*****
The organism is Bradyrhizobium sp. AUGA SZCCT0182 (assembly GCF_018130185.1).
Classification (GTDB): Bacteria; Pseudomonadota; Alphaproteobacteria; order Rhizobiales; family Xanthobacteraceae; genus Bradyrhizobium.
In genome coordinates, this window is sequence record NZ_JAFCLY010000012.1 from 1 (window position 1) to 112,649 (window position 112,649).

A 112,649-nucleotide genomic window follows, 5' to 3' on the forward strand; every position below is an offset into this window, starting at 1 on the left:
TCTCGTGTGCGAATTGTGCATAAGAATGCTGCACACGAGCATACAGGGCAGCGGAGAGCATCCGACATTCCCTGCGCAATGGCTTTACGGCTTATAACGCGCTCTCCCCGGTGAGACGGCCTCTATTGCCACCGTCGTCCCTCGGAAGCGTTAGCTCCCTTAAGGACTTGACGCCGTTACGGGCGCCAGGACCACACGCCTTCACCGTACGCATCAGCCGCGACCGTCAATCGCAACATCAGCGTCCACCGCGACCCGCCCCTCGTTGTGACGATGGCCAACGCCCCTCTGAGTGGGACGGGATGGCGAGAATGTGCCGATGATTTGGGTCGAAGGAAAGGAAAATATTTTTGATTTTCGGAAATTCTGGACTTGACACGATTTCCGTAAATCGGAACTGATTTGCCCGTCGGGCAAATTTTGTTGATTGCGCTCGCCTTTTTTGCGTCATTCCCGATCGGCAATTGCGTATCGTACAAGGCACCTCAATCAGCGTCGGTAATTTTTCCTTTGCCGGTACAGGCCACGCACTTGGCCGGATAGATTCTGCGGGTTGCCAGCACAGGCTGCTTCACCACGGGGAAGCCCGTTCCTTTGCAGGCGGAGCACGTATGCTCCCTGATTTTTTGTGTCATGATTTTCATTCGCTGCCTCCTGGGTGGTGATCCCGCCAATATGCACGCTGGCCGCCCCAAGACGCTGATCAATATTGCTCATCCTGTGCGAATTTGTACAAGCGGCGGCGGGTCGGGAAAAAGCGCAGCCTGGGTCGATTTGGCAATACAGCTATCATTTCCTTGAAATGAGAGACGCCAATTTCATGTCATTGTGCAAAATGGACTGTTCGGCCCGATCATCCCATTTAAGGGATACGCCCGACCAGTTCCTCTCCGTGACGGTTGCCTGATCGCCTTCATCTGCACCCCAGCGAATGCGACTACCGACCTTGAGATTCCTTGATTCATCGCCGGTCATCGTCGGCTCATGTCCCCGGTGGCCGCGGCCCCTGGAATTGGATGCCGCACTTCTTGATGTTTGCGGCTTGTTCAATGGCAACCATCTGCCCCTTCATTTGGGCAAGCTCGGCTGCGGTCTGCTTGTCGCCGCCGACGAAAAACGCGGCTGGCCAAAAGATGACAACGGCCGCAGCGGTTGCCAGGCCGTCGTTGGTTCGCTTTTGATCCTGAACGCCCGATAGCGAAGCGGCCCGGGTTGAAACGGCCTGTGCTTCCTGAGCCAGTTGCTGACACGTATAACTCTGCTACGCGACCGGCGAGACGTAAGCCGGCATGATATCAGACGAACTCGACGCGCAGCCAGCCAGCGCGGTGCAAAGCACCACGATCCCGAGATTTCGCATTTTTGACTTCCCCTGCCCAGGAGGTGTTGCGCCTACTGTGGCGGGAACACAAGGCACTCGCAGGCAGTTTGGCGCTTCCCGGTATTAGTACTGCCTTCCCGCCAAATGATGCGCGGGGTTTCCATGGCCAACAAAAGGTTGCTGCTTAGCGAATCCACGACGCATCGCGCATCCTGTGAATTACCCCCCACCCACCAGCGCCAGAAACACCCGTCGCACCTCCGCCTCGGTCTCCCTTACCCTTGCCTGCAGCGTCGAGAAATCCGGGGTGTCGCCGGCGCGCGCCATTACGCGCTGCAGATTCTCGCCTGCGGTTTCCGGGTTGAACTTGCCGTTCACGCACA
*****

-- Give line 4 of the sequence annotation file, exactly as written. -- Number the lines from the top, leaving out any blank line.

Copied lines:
A 112,649-nucleotide genomic window follows, 5' to 3' on the forward strand; every position below is an offset into this window, starting at 1 on the left: